• NSAID medications for pain and inflammation.
  • Creating a set of custom orthotic devices.
  • Extracorporeal Shock Wave Treatment (ESWT).
  • Surgery for persistent cases.

Heel Pain Prevention Tips
Heel pain can be prevented by simply paying more attention to the condition and function of your feet. Notice how your feet land on the ground when you take a step or run. Pay attention to how they feel when you’re wearing certain shoes. If you’re required to spend a long period of time on your feet each day for work, pamper your feet at night with a massage and soak in warm water. Make adjustments to your footwear as needed and wear the orthotics prescribed by your doctor every day.

Make Heel Pain Go Away
Once heel pain starts to become a major distraction in your life, it’s time to seek the assistance of a podiatrist. Call (303) 355-1695 today to schedule a visit with Dr. Florin Costache and Dr. Lorry Melnick at Cherry Creek Foot Clinic in Denver, CO.


By Cherry Creek Foot Clinic
October 03, 2018
Category: Foot Care
Tags: Foot Care   Heel Spurs  

Have you been experiencing any heel pain or bothersome tenderness without any obvious cause? Although heel spurs themselves sometimes do not cause acute discomfort, they are frequently associated with the painful inflammation known as plantar fasciitis, a condition commonly described as feeling like a knife is wrenching through your foot. Read below for more information on the typical causes, symptoms, and treatments of heel spurs.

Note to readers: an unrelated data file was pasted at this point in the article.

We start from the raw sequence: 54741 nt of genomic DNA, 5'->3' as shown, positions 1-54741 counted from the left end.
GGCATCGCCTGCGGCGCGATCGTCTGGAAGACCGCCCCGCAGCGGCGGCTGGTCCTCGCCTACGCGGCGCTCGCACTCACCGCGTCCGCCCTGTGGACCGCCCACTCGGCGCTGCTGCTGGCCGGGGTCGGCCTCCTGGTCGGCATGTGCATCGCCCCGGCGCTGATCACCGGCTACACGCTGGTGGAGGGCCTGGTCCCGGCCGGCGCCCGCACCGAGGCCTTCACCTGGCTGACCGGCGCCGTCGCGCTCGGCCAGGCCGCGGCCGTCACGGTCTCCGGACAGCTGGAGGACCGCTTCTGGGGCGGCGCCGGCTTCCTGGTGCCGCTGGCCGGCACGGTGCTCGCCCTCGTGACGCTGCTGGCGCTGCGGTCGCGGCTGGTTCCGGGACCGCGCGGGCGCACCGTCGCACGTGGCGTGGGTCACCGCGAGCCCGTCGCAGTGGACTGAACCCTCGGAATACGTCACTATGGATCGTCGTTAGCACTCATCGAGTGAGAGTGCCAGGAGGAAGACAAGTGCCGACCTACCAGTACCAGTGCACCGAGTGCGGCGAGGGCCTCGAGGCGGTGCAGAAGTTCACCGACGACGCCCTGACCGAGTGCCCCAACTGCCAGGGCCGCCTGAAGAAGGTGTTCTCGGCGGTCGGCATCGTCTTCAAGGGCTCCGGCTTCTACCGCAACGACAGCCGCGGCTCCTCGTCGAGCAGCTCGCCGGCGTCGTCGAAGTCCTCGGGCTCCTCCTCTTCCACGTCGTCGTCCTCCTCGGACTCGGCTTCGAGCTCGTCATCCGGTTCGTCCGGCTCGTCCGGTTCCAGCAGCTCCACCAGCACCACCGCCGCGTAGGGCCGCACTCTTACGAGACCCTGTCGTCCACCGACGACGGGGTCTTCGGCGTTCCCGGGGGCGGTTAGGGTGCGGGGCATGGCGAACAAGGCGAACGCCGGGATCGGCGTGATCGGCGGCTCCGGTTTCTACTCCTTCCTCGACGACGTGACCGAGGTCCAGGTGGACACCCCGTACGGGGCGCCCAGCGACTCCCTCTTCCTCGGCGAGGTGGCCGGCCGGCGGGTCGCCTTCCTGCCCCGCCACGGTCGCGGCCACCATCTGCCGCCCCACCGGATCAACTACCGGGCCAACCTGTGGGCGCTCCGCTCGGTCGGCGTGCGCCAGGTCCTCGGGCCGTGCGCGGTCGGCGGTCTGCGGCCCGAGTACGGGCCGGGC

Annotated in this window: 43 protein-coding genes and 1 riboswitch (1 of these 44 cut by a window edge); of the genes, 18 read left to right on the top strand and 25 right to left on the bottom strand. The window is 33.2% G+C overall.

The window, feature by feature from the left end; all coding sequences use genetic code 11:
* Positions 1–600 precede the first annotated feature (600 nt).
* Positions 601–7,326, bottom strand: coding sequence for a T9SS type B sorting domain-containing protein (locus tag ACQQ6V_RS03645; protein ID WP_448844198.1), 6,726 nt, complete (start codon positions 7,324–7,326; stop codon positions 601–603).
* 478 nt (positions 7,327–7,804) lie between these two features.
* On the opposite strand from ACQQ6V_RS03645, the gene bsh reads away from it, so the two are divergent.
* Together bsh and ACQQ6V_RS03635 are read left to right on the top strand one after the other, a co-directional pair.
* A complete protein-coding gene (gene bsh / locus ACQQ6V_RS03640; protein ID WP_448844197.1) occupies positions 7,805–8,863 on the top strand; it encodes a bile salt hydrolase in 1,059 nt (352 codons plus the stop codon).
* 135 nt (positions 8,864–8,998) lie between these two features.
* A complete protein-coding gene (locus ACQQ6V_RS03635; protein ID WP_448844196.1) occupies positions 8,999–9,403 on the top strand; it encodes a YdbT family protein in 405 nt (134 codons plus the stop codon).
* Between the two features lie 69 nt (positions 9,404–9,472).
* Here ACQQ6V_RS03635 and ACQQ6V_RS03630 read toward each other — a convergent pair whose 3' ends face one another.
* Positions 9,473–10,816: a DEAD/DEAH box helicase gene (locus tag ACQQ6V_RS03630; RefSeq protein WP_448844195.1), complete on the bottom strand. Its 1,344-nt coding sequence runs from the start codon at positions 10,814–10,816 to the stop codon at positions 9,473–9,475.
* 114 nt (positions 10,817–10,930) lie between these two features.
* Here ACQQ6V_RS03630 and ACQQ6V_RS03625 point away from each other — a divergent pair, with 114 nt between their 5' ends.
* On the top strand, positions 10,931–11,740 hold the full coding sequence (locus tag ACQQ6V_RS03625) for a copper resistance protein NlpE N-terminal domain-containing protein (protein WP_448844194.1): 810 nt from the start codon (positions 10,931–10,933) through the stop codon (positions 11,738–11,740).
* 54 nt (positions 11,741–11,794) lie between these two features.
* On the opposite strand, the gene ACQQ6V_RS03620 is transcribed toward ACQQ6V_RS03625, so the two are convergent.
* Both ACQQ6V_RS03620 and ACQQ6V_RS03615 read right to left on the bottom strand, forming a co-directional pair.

What is a Heel Spur?

A heel spur is often the result of overstraining foot muscles and ligaments, overstretching the plantar fascia (the thick band of tissue that connects the heel bone to the toes), and repeatedly tearing the heel bone membrane. From these actions arises a calcium deposit on the underside of the heel bone. Risk factor for developing the condition include:

  • Possessing any walking gait abnormalities

  • Regularly running or jogging on hard surfaces

  • Wearing poorly fitted or overly worn shoes

  • Wearing shoes that lack arch support

  • Being excessively overweight or obese

What are The Symptoms?

Heel spurs do not carry many symptoms by themselves. However, they are often related to other afflictions, most typically plantar fasciitis. The most common sign of this combo of conditions is a feeling of chronic pain along the bottom or back of the heel, especially during periods of walking, running, or jogging. If you are experiencing this recurring inflammation, it is a good idea to visit your local podiatrist's office and inquire about undergoing an x-ray or ultrasound examination of the foot.

What are the Treatment Options?

The solutions to heel spurs are generally centered around decreasing inflammation and avoiding re-injury. They include:

  • Applying ice on the inflammation

  • Performing stretch exercises

  • Wearing orthotic devices or shoe inserts to relieve pressure off of the spur

  • Taking anti-inflammatory medications such as ibuprofen to relieve pain

  • In extreme cases, surgery can be performed on chronically inflamed spurs

If you are dealing with symptoms of heel spurs or pain in your feet, turn to a podiatrist so that we can get you back on your feet. Don't ignore your pain.